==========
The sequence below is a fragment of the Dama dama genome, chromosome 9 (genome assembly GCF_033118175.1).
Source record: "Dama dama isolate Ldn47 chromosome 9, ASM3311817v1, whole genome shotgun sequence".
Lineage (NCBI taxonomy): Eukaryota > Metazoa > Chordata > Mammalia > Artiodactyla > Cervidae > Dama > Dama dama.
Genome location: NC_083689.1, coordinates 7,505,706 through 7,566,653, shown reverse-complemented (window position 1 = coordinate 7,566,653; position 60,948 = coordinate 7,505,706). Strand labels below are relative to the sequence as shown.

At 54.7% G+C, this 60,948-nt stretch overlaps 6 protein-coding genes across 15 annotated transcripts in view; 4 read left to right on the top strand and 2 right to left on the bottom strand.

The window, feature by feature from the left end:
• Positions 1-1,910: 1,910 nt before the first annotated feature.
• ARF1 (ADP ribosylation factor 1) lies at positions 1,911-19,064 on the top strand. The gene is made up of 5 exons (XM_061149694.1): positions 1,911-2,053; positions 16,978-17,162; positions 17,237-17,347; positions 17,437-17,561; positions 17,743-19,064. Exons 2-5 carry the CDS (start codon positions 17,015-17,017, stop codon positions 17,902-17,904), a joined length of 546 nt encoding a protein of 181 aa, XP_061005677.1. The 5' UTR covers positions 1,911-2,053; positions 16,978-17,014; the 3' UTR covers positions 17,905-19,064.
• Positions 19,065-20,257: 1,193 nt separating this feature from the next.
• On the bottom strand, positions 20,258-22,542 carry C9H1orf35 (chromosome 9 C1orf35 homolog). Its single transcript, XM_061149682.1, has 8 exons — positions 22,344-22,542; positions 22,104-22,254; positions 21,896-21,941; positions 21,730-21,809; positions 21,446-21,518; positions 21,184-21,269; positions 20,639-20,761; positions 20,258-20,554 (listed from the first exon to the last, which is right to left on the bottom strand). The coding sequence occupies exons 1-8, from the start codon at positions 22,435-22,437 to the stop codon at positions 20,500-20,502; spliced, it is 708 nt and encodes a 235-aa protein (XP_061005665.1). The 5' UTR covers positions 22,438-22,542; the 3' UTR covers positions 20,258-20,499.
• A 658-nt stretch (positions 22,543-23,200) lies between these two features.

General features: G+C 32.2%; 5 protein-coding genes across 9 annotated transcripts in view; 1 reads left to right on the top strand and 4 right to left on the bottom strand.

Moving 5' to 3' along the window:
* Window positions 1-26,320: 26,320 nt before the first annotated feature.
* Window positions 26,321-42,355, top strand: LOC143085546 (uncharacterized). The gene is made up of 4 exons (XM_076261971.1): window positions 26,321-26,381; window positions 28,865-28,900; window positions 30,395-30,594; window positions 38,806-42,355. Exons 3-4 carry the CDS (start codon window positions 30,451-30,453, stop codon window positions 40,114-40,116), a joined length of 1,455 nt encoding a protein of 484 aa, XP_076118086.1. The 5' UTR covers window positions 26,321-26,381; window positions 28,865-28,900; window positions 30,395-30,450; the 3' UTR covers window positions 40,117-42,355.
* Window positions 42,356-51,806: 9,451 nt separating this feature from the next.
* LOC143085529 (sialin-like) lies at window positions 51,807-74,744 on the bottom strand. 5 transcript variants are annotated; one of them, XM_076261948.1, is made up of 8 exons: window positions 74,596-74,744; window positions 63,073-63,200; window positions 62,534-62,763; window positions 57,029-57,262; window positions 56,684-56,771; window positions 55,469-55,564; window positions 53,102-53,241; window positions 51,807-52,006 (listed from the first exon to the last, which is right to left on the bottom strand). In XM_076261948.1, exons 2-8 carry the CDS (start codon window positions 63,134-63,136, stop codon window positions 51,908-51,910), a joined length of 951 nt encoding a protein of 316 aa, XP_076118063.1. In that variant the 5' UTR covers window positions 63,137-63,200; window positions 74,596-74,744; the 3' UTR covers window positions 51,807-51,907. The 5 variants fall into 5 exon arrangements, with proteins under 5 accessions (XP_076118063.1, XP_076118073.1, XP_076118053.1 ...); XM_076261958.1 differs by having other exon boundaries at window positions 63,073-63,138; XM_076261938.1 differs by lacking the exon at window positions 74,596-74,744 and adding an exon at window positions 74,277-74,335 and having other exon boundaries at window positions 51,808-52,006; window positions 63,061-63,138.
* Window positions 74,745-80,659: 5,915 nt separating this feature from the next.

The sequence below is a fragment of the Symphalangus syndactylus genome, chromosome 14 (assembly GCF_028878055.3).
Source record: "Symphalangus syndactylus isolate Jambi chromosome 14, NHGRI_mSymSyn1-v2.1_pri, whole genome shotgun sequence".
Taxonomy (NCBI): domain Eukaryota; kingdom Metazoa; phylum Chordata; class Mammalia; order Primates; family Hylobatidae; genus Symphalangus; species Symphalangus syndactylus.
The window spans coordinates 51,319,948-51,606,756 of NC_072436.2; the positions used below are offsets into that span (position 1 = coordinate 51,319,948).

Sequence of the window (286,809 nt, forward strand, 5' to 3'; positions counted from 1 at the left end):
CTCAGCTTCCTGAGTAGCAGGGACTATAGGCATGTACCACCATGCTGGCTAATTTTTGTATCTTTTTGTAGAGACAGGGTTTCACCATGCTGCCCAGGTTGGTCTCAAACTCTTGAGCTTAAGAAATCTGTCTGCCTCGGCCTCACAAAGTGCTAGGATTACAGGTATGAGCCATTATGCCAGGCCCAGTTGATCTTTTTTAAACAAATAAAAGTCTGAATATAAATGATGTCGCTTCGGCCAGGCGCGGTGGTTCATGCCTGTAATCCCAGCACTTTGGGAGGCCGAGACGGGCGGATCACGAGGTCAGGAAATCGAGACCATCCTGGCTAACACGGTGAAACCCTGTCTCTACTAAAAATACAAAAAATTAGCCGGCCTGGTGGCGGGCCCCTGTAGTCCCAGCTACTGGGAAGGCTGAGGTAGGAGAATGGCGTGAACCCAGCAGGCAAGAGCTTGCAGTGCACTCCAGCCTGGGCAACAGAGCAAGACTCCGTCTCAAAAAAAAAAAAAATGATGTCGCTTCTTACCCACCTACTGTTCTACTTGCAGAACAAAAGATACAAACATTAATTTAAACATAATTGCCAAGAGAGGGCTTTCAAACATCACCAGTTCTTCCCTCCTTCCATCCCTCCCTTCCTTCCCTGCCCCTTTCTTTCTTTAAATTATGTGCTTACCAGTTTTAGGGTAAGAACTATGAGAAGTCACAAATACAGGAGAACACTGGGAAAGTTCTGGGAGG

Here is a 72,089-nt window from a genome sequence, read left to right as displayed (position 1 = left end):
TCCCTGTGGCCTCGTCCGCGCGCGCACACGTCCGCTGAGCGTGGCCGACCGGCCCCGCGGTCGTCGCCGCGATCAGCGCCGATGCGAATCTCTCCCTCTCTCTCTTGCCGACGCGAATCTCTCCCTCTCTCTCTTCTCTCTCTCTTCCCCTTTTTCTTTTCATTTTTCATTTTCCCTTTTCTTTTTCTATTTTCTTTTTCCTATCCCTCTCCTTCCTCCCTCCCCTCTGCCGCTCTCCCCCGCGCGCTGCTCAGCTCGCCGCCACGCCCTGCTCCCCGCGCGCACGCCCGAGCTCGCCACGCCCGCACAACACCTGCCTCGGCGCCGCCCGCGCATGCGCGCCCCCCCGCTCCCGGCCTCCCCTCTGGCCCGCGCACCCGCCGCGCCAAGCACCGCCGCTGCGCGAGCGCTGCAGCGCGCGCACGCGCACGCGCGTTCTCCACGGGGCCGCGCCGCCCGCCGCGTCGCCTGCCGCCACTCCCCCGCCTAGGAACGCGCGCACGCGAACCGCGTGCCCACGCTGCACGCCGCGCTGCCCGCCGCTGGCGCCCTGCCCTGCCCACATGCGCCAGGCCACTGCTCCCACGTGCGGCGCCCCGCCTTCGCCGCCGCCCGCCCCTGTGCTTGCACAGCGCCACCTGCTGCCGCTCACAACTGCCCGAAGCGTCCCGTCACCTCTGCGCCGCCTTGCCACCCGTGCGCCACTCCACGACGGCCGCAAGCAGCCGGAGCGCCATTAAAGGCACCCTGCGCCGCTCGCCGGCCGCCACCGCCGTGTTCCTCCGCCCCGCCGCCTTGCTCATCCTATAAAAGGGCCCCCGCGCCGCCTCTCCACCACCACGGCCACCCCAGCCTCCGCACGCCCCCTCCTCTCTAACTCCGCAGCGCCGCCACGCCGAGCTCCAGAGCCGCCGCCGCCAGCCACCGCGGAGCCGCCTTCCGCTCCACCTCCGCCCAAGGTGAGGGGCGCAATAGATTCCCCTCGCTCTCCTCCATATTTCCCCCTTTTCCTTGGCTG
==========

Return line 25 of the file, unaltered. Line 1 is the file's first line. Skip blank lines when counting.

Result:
Here is a 72,089-nt window from a genome sequence, read left to right as displayed (position 1 = left end):